McDonald's Takes Paris
Le Big Mac Booms in the Land of Haute Cuisine
BY JACOB GERSHMAN - Staff Reporter of the Sun
July 2, 2007
PARIS — After devouring a Big Mac, a royal cheese, and paprika-flavored potato wedges dipped in mayonnaise, Romain Bertucca, a shaggy-haired 22-year-old drama student wearing a beret and ripped jeans, explained why he eats McDonald's.
"It's quick. The food is hot. It's not like a sandwich. It's McDonald's," he said, sitting on a stool with a friend on Thursday afternoon, overlooking Avenue de Wagram, two blocks from the Arc de Triomphe.
Mr. Bertucca is not alone in his endorsement of McDonald's, or MAKdoeNAHLDS, as it's pronounced here. In this land of haute cuisine where American tourists are customarily greeted with Gallic scorn, the world's largest fast food company is more popular than ever.
Last year, McDonald's sales in France grew by 8%, almost doubling its growth in American sales, which have also rebounded in recent years. Every 12 months, one out of two French people visit McDonald's at least once. Annually, they consume 22 million McDonald's salads, 60,000 tons of French fries, 32,000 tons of beef patties, 12,000 tons of chicken, and 600 million buns.
"We hate it and go to it. It's our paradox," a journalist for the French magazine Challenges, Alice Mérieux, said. "We're very anti-American in principle, but individually, if you're going to the movies and have to eat in 10 minutes, you go to McDonald's."
After years of stagnant sales, McDonald's success also appears to be spreading throughout the rest of Europe, which posted first-quarter 2007 sales growth of 8.9%, outpacing growth in the American market. McDonald's is now one of the biggest private-sector employers on the continent, with a workforce approaching 300,000.
Even the harshest critics of McDonald's acknowledge that the burger company has its admirers. "French people are not against McDonald's. They are against the Bush administration," José Bové, the radical farmer and French presidential candidate, said in an interview.
Mr. Bové, who became a folk hero of the anti-globalization movement in 1999 when he and other protesters dismantled a McDonald's in the southern French town of Millau, said he doesn't personally know anybody who eats the food, which he calls la malbouffe, or junk food. He blamed the growth of McDonald's in his country on the incorrigible youth. "Maybe it's a new way of life. Maybe they believe this is modernity," he said.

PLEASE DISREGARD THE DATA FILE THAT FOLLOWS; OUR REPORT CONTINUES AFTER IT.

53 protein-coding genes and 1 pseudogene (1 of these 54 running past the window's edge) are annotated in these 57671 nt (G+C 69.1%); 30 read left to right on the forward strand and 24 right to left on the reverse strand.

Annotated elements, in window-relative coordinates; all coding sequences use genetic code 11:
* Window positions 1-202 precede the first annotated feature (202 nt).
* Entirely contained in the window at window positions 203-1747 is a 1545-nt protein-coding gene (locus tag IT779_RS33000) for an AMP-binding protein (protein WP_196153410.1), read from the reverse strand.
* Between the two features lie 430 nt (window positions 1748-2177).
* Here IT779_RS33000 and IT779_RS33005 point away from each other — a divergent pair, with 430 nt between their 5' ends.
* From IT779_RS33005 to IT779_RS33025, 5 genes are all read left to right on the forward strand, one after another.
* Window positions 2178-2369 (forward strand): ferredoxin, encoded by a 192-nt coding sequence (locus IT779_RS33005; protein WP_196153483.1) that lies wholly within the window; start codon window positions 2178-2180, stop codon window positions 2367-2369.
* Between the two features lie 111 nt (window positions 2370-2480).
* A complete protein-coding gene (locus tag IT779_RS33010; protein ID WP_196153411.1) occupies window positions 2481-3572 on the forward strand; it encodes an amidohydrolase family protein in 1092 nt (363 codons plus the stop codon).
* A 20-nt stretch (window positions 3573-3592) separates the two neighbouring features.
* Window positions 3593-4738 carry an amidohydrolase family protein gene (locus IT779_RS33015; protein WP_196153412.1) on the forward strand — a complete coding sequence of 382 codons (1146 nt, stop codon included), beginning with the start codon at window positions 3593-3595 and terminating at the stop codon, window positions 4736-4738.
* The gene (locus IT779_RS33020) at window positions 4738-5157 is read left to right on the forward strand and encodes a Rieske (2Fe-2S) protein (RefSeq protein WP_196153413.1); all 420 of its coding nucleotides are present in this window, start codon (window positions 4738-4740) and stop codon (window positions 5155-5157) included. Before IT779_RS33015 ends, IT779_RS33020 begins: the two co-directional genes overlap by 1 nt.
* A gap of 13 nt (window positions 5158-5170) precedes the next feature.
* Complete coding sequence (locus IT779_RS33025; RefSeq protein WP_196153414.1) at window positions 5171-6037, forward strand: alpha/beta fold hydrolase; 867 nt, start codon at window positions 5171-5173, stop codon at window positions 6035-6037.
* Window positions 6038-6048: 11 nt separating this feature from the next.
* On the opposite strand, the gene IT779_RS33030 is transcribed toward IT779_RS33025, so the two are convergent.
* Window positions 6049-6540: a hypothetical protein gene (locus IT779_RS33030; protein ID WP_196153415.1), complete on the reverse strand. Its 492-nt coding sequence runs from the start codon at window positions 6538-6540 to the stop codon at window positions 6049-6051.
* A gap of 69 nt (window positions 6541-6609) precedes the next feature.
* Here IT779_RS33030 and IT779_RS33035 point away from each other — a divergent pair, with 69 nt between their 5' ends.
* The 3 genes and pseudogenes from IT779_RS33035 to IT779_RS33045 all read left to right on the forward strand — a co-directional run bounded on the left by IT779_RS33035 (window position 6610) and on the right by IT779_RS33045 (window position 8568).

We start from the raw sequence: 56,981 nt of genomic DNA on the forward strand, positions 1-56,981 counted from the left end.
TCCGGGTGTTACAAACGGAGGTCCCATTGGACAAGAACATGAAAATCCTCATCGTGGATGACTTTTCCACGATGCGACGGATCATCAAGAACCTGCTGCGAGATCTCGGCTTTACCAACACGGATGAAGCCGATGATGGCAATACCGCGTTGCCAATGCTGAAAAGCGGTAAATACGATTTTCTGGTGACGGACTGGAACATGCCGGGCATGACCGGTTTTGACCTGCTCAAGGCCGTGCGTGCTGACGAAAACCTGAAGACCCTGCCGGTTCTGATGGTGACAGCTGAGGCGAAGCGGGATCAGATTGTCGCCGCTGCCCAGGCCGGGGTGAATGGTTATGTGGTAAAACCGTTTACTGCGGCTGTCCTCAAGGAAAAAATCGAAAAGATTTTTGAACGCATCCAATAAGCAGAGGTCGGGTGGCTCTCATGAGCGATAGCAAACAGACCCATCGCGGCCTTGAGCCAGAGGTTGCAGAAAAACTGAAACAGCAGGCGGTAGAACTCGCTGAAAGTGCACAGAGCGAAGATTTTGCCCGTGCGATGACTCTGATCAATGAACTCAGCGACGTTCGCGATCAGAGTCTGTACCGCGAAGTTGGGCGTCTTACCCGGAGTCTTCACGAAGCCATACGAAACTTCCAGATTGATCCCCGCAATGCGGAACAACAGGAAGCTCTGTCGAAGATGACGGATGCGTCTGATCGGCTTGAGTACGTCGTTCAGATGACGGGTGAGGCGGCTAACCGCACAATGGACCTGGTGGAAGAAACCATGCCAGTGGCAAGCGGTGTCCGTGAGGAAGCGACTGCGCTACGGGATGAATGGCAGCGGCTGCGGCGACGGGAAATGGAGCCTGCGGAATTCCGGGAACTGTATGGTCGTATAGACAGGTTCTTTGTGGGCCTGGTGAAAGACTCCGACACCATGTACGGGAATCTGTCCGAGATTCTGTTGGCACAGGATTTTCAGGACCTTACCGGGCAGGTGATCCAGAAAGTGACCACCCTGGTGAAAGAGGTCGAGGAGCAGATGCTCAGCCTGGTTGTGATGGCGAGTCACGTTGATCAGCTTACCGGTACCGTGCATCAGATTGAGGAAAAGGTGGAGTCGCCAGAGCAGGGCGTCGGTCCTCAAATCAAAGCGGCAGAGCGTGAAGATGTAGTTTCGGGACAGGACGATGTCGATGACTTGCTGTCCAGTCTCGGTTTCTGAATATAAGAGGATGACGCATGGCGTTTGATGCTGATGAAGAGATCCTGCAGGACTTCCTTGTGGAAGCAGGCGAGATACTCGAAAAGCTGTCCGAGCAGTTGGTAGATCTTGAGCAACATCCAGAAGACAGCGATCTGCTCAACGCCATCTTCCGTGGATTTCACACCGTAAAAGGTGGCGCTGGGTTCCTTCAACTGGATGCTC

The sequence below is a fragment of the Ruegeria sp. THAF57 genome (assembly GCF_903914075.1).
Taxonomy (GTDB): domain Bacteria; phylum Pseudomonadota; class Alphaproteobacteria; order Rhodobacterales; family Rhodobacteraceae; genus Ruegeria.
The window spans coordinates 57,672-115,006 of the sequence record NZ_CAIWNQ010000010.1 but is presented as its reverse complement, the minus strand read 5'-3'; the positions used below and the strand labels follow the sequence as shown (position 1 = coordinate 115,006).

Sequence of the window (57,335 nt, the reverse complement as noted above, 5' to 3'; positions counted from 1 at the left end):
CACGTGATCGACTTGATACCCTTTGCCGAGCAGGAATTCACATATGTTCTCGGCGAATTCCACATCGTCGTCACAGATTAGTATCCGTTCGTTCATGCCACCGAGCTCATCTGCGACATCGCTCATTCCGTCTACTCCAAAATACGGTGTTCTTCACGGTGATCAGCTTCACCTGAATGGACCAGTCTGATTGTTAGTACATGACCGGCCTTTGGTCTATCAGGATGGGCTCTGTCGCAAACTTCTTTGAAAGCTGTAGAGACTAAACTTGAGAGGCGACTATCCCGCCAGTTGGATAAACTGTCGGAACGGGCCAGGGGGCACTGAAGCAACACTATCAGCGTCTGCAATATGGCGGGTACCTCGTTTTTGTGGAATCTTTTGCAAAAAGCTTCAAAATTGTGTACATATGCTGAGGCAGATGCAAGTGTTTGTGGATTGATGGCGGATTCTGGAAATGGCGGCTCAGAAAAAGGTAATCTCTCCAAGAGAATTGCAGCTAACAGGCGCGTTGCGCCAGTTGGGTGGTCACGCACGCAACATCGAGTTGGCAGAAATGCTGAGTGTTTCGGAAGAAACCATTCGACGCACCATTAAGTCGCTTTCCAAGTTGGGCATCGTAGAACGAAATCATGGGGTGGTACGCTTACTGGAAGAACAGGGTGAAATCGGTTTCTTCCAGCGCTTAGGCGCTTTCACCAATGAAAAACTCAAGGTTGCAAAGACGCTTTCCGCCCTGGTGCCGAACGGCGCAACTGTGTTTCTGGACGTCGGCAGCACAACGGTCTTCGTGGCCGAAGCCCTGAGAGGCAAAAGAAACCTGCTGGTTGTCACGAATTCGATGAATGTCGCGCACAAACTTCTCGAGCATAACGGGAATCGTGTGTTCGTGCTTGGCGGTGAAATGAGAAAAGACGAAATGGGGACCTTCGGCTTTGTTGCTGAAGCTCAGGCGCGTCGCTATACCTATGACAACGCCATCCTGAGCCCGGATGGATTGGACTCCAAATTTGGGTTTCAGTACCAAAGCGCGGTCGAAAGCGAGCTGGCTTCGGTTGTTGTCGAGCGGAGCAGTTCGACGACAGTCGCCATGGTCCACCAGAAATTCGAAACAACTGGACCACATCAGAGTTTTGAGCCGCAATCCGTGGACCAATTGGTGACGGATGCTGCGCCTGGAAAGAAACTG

To McDonald's executives, the triumph of the burger company in France and, increasingly, around Europe is not a paradox but the fruit of a grand strategy cooked up by a Frenchman named Denis Hennequin, a maverick in a company that made its fortune on standardization and duplication.
The idea of Mr. Hennequin, the first non-American to hold the job of president of McDonald's Europe since the company first arrived on the continent in 1971, was to re-imagine the entire McDonald's brand from a European perspective. It was an idea that was first received coolly by Oak Brook, Ill., executives, who now embrace Mr. Hennequin as a visionary.
"We truly became an international company," he said in an interview. "We were a global company, but I'm not sure we valued the experiences of other parts of the world. You can tell them yes, we are born in the USA, but we are made in France, made in Italy, made in Spain."
Mr. Hennequin, a compact man with a balding pate, wide eyes, and a prominent nose, embodies the concept. His hobbies are motorcycles and rock music. In his spare time, he and his wife and three children perform as a family band and play covers of Creedence Clearwater Revival and the Rolling Stones. His corporate role model is Apple's Steve Jobs. His favorite sandwich is the Big Mac, which, like most Europeans, he eats without a drop of ketchup.